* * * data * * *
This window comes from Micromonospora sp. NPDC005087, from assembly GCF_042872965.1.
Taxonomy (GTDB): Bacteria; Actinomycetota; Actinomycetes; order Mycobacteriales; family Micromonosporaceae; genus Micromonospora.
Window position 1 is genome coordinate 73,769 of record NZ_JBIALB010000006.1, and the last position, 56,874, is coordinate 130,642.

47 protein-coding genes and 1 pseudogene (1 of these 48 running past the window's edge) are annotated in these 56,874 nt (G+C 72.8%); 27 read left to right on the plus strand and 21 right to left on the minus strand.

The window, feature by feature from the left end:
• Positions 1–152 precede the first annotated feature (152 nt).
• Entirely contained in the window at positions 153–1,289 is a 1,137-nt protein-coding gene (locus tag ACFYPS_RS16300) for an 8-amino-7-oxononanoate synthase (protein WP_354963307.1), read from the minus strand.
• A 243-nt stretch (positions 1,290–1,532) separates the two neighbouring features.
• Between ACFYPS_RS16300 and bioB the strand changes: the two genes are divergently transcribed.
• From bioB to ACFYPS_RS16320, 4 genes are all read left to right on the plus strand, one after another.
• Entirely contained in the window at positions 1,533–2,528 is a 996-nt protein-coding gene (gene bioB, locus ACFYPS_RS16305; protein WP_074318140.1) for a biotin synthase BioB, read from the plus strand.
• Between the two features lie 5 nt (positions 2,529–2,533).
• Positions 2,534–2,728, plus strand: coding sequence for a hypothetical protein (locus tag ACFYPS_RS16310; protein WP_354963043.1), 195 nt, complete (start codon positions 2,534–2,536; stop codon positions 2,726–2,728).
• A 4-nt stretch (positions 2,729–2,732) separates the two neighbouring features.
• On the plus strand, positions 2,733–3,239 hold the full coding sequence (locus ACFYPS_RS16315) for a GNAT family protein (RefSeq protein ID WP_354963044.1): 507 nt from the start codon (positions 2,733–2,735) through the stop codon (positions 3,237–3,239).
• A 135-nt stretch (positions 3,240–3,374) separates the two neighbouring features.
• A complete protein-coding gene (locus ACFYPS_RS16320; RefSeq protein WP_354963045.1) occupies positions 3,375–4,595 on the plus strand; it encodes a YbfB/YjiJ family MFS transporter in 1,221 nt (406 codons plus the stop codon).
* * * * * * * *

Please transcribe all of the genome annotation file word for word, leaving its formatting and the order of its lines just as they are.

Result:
This window comes from Micromonospora sp. NPDC005087, from assembly GCF_042872965.1.
Taxonomy (GTDB): Bacteria; Actinomycetota; Actinomycetes; order Mycobacteriales; family Micromonosporaceae; genus Micromonospora.
Window position 1 is genome coordinate 73,769 of record NZ_JBIALB010000006.1, and the last position, 56,874, is coordinate 130,642.

47 protein-coding genes and 1 pseudogene (1 of these 48 running past the window's edge) are annotated in these 56,874 nt (G+C 72.8%); 27 read left to right on the plus strand and 21 right to left on the minus strand.

The window, feature by feature from the left end:
• Positions 1–152 precede the first annotated feature (152 nt).
• Entirely contained in the window at positions 153–1,289 is a 1,137-nt protein-coding gene (locus tag ACFYPS_RS16300) for an 8-amino-7-oxononanoate synthase (protein WP_354963307.1), read from the minus strand.
• A 243-nt stretch (positions 1,290–1,532) separates the two neighbouring features.
• Between ACFYPS_RS16300 and bioB the strand changes: the two genes are divergently transcribed.
• From bioB to ACFYPS_RS16320, 4 genes are all read left to right on the plus strand, one after another.
• Entirely contained in the window at positions 1,533–2,528 is a 996-nt protein-coding gene (gene bioB, locus ACFYPS_RS16305; protein WP_074318140.1) for a biotin synthase BioB, read from the plus strand.
• Between the two features lie 5 nt (positions 2,529–2,533).
• Positions 2,534–2,728, plus strand: coding sequence for a hypothetical protein (locus tag ACFYPS_RS16310; protein WP_354963043.1), 195 nt, complete (start codon positions 2,534–2,536; stop codon positions 2,726–2,728).
• A 4-nt stretch (positions 2,729–2,732) separates the two neighbouring features.
• On the plus strand, positions 2,733–3,239 hold the full coding sequence (locus ACFYPS_RS16315) for a GNAT family protein (RefSeq protein ID WP_354963044.1): 507 nt from the start codon (positions 2,733–2,735) through the stop codon (positions 3,237–3,239).
• A 135-nt stretch (positions 3,240–3,374) separates the two neighbouring features.
• A complete protein-coding gene (locus ACFYPS_RS16320; RefSeq protein WP_354963045.1) occupies positions 3,375–4,595 on the plus strand; it encodes a YbfB/YjiJ family MFS transporter in 1,221 nt (406 codons plus the stop codon).